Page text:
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Every Single Step

Imagine having reached the highest level of skill in your field through hours of grueling work that began when you were four years old. Now imagine knowing that you'll never get a permanent job, but will, if you're lucky, be hired periodically — that is, if your potential boss likes your height, hair, legs, aura and style. At every job interview, you'll encounter hundreds, perhaps thousands, of equally dedicated rivals with equally charming hair. This is the life of a Broadway dancer.

Every Little Step is a documentary about the casting of the 2006 revival of A Chorus Line — and A Chorus Line itself, which premiered in 1975, is a musical about the casting of a Broadway show. Much of the text f this classic is taken from the words of actual Broadway gypsies who spoke with choreographer-producer Michael Bennett about their lives. Bennett commissioned Marvin Hamlisch to write the songs. The script was arrived at through a process of brainstorming, and the rest is theater history.

In the film, director Bob Avian claims that Bennett created "the workshop device," but this is nonsense. Long before 1975, workshop-inspired productions had proliferated off-off-Broadway, tossing out conventional ideas about structure, focusing on process over product, and elevating the lives of ordinary people. Bennett's genius was to apply this approach to the big musical.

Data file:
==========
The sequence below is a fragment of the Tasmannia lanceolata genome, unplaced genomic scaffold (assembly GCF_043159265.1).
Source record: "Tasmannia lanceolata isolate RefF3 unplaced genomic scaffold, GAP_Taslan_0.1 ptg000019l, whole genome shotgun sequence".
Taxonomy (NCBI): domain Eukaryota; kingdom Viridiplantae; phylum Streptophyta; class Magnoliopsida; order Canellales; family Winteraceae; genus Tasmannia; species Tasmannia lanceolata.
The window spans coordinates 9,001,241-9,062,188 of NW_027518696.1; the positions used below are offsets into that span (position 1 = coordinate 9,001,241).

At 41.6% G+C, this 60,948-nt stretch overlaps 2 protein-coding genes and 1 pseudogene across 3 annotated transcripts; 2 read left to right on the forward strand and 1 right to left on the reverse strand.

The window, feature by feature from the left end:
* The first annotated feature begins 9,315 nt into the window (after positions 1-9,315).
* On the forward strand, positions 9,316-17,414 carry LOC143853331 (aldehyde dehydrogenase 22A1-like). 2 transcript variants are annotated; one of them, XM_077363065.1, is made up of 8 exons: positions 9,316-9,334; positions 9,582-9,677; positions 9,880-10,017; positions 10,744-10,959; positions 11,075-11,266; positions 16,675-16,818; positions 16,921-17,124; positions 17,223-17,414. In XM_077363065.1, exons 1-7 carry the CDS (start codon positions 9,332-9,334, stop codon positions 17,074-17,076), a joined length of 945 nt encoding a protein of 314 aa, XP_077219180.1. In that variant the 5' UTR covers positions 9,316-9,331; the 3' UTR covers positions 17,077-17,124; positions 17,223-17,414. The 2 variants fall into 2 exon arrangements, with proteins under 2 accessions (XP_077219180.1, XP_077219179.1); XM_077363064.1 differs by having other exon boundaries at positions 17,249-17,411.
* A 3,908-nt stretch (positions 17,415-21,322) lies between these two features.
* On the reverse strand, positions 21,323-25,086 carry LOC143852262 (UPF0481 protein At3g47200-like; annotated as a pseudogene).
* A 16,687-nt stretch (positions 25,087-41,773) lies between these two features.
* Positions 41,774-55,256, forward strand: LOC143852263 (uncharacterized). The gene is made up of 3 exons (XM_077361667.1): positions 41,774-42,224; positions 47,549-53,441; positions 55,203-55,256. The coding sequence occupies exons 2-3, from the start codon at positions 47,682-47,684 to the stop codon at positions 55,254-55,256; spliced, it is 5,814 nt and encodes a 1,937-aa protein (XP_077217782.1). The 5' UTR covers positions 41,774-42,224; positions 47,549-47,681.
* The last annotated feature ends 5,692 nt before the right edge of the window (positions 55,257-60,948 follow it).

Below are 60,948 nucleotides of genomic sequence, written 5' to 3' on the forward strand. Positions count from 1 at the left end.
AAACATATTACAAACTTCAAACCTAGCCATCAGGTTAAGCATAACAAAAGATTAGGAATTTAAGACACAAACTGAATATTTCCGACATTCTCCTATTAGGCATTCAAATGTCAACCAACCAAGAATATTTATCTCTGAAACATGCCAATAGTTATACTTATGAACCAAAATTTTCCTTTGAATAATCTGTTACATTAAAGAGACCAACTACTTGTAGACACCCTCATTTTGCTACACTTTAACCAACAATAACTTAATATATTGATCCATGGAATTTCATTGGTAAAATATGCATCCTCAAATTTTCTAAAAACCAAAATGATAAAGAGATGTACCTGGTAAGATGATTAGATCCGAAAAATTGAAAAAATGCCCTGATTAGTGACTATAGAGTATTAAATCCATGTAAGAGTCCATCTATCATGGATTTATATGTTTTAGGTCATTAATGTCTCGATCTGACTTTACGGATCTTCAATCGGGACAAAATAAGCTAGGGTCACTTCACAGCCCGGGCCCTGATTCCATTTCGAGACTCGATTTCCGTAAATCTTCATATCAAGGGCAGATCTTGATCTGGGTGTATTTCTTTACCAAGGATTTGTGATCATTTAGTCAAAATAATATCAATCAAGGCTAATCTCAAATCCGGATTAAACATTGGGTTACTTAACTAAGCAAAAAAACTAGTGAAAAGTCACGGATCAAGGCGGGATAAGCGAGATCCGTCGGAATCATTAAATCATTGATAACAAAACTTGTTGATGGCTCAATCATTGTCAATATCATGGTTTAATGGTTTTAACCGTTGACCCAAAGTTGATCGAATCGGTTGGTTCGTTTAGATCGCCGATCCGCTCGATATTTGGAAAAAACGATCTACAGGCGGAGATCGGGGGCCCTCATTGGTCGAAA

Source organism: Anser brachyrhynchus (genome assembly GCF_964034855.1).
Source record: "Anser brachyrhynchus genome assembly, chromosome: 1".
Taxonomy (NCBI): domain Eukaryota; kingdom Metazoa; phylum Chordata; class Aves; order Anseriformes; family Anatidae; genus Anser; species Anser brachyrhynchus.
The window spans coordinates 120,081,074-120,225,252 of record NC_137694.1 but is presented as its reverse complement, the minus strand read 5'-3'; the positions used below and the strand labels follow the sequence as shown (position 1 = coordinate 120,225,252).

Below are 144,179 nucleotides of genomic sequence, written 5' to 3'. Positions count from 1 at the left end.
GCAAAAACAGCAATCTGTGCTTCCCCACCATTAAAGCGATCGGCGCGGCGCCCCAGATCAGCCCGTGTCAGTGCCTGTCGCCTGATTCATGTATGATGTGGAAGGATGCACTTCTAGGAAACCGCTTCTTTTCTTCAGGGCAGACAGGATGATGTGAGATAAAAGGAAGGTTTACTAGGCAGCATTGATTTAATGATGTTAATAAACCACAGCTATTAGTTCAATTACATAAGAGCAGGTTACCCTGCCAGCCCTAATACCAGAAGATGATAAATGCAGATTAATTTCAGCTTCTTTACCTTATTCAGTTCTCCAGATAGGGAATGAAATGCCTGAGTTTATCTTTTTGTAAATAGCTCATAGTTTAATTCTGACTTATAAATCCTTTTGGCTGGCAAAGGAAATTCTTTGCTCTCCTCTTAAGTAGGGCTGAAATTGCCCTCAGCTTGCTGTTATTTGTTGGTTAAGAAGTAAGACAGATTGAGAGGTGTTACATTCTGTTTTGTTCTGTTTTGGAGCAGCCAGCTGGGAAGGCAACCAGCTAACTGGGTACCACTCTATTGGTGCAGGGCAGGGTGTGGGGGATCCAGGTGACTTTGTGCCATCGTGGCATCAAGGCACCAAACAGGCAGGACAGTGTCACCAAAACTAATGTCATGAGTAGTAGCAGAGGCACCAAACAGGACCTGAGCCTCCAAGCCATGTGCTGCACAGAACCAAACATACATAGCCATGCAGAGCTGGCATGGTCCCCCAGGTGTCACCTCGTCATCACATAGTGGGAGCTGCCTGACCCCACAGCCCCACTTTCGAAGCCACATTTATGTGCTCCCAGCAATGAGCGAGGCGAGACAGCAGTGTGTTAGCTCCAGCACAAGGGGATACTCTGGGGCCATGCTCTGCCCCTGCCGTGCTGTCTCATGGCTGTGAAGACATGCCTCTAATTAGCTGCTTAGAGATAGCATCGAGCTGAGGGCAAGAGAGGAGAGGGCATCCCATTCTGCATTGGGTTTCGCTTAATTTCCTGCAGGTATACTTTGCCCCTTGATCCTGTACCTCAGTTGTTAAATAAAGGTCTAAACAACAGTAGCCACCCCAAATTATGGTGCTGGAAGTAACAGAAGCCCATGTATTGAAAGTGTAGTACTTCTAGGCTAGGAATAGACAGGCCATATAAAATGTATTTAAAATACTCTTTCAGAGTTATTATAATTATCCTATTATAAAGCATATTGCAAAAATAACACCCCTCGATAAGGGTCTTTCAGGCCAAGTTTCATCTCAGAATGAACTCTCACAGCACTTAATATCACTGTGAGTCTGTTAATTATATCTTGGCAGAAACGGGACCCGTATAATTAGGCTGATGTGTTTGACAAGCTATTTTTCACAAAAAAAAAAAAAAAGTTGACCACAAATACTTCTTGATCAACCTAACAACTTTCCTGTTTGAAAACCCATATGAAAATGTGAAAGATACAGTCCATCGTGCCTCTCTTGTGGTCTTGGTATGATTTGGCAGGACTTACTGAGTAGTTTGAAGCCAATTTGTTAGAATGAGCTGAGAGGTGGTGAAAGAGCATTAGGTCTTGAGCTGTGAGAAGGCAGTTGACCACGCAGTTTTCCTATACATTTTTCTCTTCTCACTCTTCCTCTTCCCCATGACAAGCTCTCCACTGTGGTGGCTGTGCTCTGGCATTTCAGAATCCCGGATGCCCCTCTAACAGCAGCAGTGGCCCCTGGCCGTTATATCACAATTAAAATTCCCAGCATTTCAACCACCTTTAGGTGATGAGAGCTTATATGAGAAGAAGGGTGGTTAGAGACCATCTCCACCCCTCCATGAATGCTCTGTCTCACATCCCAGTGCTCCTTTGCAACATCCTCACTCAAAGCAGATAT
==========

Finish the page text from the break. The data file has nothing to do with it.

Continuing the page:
In the film, we meet Rachelle, who seems a shoo-in for the role of haughty Sheila but loses out in the final round with a too-emotional rendition of "At the Ballet." And Deirdre, who's been out of work so long she's contemplating leaving the stage but gets the part Rachelle lost with a pitch-perfect display of arrogance. There's Jason, whose monologue on growing up gay has the judges in tears, and Stephanie, the conventional blonde from New Jersey, who dances with such precision and abandon that she wins a key role though she's being considered only as an understudy. Charlotte D'Amboise, a highly respected performer and the daughter of Balanchine principal Jacques D'Amboise, dances her heart out for a chance at Cassie. And Baayork Lee, now part of the casting team, was the original Connie, a role built on her experiences as a brilliant ballerina too cutely tiny for a professional career. She protests fiercely as an actress she considers too cute is cast as herself.

It's left to Jacques D'Amboise, whose body eventually rebelled against the rigors of ballet, to communicate the fervor that drives these artists. Dance "becomes everything there is," he says. "The cosmos. The hardest thing is when you can't dance."

 
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